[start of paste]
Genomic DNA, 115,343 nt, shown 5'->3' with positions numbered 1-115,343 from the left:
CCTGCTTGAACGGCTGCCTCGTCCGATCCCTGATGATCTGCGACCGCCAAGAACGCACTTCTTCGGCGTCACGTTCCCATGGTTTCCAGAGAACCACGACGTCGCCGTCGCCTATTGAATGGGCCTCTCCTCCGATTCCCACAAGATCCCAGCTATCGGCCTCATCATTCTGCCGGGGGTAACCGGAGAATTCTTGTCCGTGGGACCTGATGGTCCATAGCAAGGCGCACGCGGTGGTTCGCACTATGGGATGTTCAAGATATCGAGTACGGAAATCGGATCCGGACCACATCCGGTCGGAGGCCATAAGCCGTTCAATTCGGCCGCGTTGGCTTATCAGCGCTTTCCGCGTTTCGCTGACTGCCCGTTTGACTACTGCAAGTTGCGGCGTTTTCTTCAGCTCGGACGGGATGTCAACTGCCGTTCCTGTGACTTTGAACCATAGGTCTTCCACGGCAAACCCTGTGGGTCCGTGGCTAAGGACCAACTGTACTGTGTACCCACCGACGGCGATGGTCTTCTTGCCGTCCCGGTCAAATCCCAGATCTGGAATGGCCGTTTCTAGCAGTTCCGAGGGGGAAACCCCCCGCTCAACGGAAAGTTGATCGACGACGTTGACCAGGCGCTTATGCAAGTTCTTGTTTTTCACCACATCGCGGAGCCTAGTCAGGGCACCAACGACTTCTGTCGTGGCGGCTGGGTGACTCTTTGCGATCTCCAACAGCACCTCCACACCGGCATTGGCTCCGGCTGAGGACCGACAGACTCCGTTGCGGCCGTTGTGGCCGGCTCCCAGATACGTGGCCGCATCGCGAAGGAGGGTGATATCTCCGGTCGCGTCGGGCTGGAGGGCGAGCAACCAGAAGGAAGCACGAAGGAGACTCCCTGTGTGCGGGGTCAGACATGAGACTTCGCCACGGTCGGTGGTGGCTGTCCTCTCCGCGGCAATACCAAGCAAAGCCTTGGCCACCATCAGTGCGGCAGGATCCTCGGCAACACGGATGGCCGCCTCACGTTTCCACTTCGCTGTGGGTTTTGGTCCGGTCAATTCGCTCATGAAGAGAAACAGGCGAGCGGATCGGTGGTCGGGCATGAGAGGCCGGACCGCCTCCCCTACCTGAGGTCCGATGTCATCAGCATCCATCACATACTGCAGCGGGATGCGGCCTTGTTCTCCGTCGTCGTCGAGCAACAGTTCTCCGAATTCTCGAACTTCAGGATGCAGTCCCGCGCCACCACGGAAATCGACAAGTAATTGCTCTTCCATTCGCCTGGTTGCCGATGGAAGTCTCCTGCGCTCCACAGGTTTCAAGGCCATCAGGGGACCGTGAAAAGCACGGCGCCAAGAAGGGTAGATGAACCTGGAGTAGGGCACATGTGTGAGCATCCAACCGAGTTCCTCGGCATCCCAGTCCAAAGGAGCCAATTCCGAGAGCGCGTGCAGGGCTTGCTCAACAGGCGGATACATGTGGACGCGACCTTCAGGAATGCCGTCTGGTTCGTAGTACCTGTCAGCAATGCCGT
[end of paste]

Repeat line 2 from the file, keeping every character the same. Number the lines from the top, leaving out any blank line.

CCTGCTTGAACGGCTGCCTCGTCCGATCCCTGATGATCTGCGACCGCCAAGAACGCACTTCTTCGGCGTCACGTTCCCATGGTTTCCAGAGAACCACGACGTCGCCGTCGCCTATTGAATGGGCCTCTCCTCCGATTCCCACAAGATCCCAGCTATCGGCCTCATCATTCTGCCGGGGGTAACCGGAGAATTCTTGTCCGTGGGACCTGATGGTCCATAGCAAGGCGCACGCGGTGGTTCGCACTATGGGATGTTCAAGATATCGAGTACGGAAATCGGATCCGGACCACATCCGGTCGGAGGCCATAAGCCGTTCAATTCGGCCGCGTTGGCTTATCAGCGCTTTCCGCGTTTCGCTGACTGCCCGTTTGACTACTGCAAGTTGCGGCGTTTTCTTCAGCTCGGACGGGATGTCAACTGCCGTTCCTGTGACTTTGAACCATAGGTCTTCCACGGCAAACCCTGTGGGTCCGTGGCTAAGGACCAACTGTACTGTGTACCCACCGACGGCGATGGTCTTCTTGCCGTCCCGGTCAAATCCCAGATCTGGAATGGCCGTTTCTAGCAGTTCCGAGGGGGAAACCCCCCGCTCAACGGAAAGTTGATCGACGACGTTGACCAGGCGCTTATGCAAGTTCTTGTTTTTCACCACATCGCGGAGCCTAGTCAGGGCACCAACGACTTCTGTCGTGGCGGCTGGGTGACTCTTTGCGATCTCCAACAGCACCTCCACACCGGCATTGGCTCCGGCTGAGGACCGACAGACTCCGTTGCGGCCGTTGTGGCCGGCTCCCAGATACGTGGCCGCATCGCGAAGGAGGGTGATATCTCCGGTCGCGTCGGGCTGGAGGGCGAGCAACCAGAAGGAAGCACGAAGGAGACTCCCTGTGTGCGGGGTCAGACATGAGACTTCGCCACGGTCGGTGGTGGCTGTCCTCTCCGCGGCAATACCAAGCAAAGCCTTGGCCACCATCAGTGCGGCAGGATCCTCGGCAACACGGATGGCCGCCTCACGTTTCCACTTCGCTGTGGGTTTTGGTCCGGTCAATTCGCTCATGAAGAGAAACAGGCGAGCGGATCGGTGGTCGGGCATGAGAGGCCGGACCGCCTCCCCTACCTGAGGTCCGATGTCATCAGCATCCATCACATACTGCAGCGGGATGCGGCCTTGTTCTCCGTCGTCGTCGAGCAACAGTTCTCCGAATTCTCGAACTTCAGGATGCAGTCCCGCGCCACCACGGAAATCGACAAGTAATTGCTCTTCCATTCGCCTGGTTGCCGATGGAAGTCTCCTGCGCTCCACAGGTTTCAAGGCCATCAGGGGACCGTGAAAAGCACGGCGCCAAGAAGGGTAGATGAACCTGGAGTAGGGCACATGTGTGAGCATCCAACCGAGTTCCTCGGCATCCCAGTCCAAAGGAGCCAATTCCGAGAGCGCGTGCAGGGCTTGCTCAACAGGCGGATACATGTGGACGCGACCTTCAGGAATGCCGTCTGGTTCGTAGTACCTGTCAGCAATGCCGT